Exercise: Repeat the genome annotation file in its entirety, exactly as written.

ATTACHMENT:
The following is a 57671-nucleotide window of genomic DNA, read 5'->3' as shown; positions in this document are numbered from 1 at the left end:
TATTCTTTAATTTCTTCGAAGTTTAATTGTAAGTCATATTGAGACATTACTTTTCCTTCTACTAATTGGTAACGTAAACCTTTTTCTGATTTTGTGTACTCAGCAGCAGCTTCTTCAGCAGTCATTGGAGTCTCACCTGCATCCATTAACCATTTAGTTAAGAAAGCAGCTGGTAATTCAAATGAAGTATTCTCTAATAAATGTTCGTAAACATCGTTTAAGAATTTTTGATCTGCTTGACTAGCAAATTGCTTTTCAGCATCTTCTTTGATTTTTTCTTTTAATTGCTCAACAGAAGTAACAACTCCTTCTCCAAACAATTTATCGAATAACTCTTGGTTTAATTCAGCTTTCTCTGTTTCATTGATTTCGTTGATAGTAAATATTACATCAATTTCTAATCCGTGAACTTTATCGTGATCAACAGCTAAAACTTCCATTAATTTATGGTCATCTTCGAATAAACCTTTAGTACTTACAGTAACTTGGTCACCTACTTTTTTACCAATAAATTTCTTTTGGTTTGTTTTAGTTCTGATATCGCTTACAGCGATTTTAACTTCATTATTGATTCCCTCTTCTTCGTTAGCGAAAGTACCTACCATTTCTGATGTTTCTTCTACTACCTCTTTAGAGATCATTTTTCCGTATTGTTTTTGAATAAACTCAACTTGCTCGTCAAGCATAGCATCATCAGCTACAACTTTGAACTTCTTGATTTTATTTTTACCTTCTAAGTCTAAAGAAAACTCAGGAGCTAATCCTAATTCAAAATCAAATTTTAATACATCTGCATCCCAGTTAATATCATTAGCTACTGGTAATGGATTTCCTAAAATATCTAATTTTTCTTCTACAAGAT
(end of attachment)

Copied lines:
The following is a 57671-nucleotide window of genomic DNA, read 5'->3' as shown; positions in this document are numbered from 1 at the left end:
TATTCTTTAATTTCTTCGAAGTTTAATTGTAAGTCATATTGAGACATTACTTTTCCTTCTACTAATTGGTAACGTAAACCTTTTTCTGATTTTGTGTACTCAGCAGCAGCTTCTTCAGCAGTCATTGGAGTCTCACCTGCATCCATTAACCATTTAGTTAAGAAAGCAGCTGGTAATTCAAATGAAGTATTCTCTAATAAATGTTCGTAAACATCGTTTAAGAATTTTTGATCTGCTTGACTAGCAAATTGCTTTTCAGCATCTTCTTTGATTTTTTCTTTTAATTGCTCAACAGAAGTAACAACTCCTTCTCCAAACAATTTATCGAATAACTCTTGGTTTAATTCAGCTTTCTCTGTTTCATTGATTTCGTTGATAGTAAATATTACATCAATTTCTAATCCGTGAACTTTATCGTGATCAACAGCTAAAACTTCCATTAATTTATGGTCATCTTCGAATAAACCTTTAGTACTTACAGTAACTTGGTCACCTACTTTTTTACCAATAAATTTCTTTTGGTTTGTTTTAGTTCTGATATCGCTTACAGCGATTTTAACTTCATTATTGATTCCCTCTTCTTCGTTAGCGAAAGTACCTACCATTTCTGATGTTTCTTCTACTACCTCTTTAGAGATCATTTTTCCGTATTGTTTTTGAATAAACTCAACTTGCTCGTCAAGCATAGCATCATCAGCTACAACTTTGAACTTCTTGATTTTATTTTTACCTTCTAAGTCTAAAGAAAACTCAGGAGCTAATCCTAATTCAAAATCAAATTTTAATACATCTGCATCCCAGTTAATATCATTAGCTACTGGTAATGGATTTCCTAAAATATCTAATTTTTCTTCTACAAGAT